• There is no need to be concerned about the language barrier when visiting Tibet. An English-speaking tour guide will accompany every group of travelers, and most of the front desk personnel at large hotels are also able to speak the language. Chinese, Tibetan, English, and Nepali are the four main languages spoken in Tibet.

                  • The Chinese Yuan is the official currency in Tibet. You may convert your dollars, euros, or pounds into Chinese currency from any bank or ATM in China. In Tibet, banks are closed on Saturdays and Sundays. It is, therefore, advisable to have some cash on hand before beginning your day or excursion. There are ATMs in Lhasa and Shigatse. However, finding one in other small towns in outlying areas could be difficult.

                    In Nepal, Nepalese Rupees are used. You can easily convert your currency into Nepalese Rupees in Kathmandu via a money exchanger or withdraw from ATMs and banks.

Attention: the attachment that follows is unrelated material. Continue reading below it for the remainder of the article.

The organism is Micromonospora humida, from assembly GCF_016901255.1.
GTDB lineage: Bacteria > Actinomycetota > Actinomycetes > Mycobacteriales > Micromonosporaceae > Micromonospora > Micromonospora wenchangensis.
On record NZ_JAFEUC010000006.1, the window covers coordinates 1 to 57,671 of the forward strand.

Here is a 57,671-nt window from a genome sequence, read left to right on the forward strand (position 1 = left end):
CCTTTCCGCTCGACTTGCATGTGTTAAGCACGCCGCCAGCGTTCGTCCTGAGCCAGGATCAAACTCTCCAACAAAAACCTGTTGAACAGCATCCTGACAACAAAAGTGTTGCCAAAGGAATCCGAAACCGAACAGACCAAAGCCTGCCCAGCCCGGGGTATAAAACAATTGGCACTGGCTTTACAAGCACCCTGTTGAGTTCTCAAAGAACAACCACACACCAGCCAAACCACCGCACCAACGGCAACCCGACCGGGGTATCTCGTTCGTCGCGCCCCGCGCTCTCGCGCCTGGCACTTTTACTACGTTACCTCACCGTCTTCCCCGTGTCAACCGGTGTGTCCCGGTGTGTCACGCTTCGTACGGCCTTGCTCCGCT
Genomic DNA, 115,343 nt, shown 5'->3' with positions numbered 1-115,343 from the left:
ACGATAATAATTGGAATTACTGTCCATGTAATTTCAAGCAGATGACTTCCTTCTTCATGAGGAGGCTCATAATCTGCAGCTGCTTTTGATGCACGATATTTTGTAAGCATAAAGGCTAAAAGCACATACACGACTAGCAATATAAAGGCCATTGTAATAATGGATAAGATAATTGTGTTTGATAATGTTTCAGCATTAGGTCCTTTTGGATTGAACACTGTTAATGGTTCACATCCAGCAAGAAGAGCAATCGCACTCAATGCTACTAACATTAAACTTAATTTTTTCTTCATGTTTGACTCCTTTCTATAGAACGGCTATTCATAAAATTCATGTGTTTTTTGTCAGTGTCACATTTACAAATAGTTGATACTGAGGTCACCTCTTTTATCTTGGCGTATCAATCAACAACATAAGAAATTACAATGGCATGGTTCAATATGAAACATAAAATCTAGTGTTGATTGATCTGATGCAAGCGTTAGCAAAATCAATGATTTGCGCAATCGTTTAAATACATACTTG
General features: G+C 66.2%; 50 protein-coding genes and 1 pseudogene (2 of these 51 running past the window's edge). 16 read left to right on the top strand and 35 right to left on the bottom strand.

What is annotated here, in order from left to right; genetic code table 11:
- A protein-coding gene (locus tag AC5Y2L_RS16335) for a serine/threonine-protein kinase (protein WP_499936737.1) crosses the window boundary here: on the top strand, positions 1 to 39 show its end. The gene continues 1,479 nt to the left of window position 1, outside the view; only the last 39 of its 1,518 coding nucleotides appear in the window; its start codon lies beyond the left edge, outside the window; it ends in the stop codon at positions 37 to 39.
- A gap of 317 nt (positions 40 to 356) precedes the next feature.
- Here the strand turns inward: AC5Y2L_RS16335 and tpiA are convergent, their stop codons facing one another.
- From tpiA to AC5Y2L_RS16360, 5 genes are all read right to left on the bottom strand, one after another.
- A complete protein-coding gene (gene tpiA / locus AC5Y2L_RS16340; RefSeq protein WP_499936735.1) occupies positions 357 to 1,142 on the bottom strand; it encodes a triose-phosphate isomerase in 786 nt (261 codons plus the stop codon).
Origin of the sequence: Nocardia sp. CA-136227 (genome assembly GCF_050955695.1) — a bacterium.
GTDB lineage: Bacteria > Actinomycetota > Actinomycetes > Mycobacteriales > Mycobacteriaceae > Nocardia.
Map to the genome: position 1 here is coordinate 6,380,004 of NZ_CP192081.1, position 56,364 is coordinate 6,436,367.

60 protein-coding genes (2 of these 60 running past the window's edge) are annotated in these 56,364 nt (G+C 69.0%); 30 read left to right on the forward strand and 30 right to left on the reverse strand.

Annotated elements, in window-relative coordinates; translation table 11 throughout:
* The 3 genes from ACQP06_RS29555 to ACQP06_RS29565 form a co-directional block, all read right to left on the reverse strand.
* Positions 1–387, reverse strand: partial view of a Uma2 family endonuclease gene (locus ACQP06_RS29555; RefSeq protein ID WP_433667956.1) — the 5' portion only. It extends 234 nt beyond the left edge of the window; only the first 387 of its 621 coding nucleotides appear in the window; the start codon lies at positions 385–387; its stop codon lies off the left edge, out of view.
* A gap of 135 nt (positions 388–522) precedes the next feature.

• In general, Tibet is a very safe place. Most Tibetans are devoted Buddhists who think doing good deeds will benefit them in the afterlife. Crime is also quite uncommon in this area. However, since stray dogs are free to roam wherever, travelers must be aware of them. You must exercise caution when traveling at night. We strongly advise international visitors not to stroll outside at night.

                  • Using the restroom in Tibet is indeed the most miserable experience for many Western travelers. Therefore, please limit your expectations. You won't have any complaints about using a typical Western flush toilet if you stay above a 3-star hotel in Lhasa, Shigatse, etc. But if you visit some sites, like Yamdrok, and EBC, you'll mostly witness the foul-smelling pit lavatory. Carrying enough toilet paper is preferable.